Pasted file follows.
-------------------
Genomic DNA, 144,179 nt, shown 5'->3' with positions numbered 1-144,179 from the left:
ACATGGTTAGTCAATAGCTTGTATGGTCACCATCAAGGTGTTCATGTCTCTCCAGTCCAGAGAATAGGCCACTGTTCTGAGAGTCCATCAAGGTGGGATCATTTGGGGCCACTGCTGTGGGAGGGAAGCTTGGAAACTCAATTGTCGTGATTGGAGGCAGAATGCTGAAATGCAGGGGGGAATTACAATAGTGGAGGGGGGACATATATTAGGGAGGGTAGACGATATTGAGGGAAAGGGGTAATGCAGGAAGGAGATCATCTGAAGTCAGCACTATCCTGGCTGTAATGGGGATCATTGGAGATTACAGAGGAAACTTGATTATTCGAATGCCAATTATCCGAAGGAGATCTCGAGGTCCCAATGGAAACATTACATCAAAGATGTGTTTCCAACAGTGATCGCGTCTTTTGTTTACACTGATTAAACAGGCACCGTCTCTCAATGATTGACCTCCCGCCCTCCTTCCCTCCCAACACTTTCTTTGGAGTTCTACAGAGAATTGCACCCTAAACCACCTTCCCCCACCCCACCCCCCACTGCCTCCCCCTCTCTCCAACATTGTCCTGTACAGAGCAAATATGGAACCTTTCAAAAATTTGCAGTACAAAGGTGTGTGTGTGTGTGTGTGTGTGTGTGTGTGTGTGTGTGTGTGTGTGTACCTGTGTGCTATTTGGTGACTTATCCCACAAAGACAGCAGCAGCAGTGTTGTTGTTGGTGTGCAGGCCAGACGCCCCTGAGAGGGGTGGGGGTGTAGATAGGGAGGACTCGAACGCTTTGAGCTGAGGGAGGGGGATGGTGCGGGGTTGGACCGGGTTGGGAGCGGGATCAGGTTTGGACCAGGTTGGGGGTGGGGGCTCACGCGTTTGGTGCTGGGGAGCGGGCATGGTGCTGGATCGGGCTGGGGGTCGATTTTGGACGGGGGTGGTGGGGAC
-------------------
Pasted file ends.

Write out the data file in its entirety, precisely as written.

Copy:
Genomic DNA, 144,179 nt, shown 5'->3' with positions numbered 1-144,179 from the left:
ACATGGTTAGTCAATAGCTTGTATGGTCACCATCAAGGTGTTCATGTCTCTCCAGTCCAGAGAATAGGCCACTGTTCTGAGAGTCCATCAAGGTGGGATCATTTGGGGCCACTGCTGTGGGAGGGAAGCTTGGAAACTCAATTGTCGTGATTGGAGGCAGAATGCTGAAATGCAGGGGGGAATTACAATAGTGGAGGGGGGACATATATTAGGGAGGGTAGACGATATTGAGGGAAAGGGGTAATGCAGGAAGGAGATCATCTGAAGTCAGCACTATCCTGGCTGTAATGGGGATCATTGGAGATTACAGAGGAAACTTGATTATTCGAATGCCAATTATCCGAAGGAGATCTCGAGGTCCCAATGGAAACATTACATCAAAGATGTGTTTCCAACAGTGATCGCGTCTTTTGTTTACACTGATTAAACAGGCACCGTCTCTCAATGATTGACCTCCCGCCCTCCTTCCCTCCCAACACTTTCTTTGGAGTTCTACAGAGAATTGCACCCTAAACCACCTTCCCCCACCCCACCCCCCACTGCCTCCCCCTCTCTCCAACATTGTCCTGTACAGAGCAAATATGGAACCTTTCAAAAATTTGCAGTACAAAGGTGTGTGTGTGTGTGTGTGTGTGTGTGTGTGTGTGTGTGTGTGTGTGTACCTGTGTGCTATTTGGTGACTTATCCCACAAAGACAGCAGCAGCAGTGTTGTTGTTGGTGTGCAGGCCAGACGCCCCTGAGAGGGGTGGGGGTGTAGATAGGGAGGACTCGAACGCTTTGAGCTGAGGGAGGGGGATGGTGCGGGGTTGGACCGGGTTGGGAGCGGGATCAGGTTTGGACCAGGTTGGGGGTGGGGGCTCACGCGTTTGGTGCTGGGGAGCGGGCATGGTGCTGGATCGGGCTGGGGGTCGATTTTGGACGGGGGTGGTGGGGAC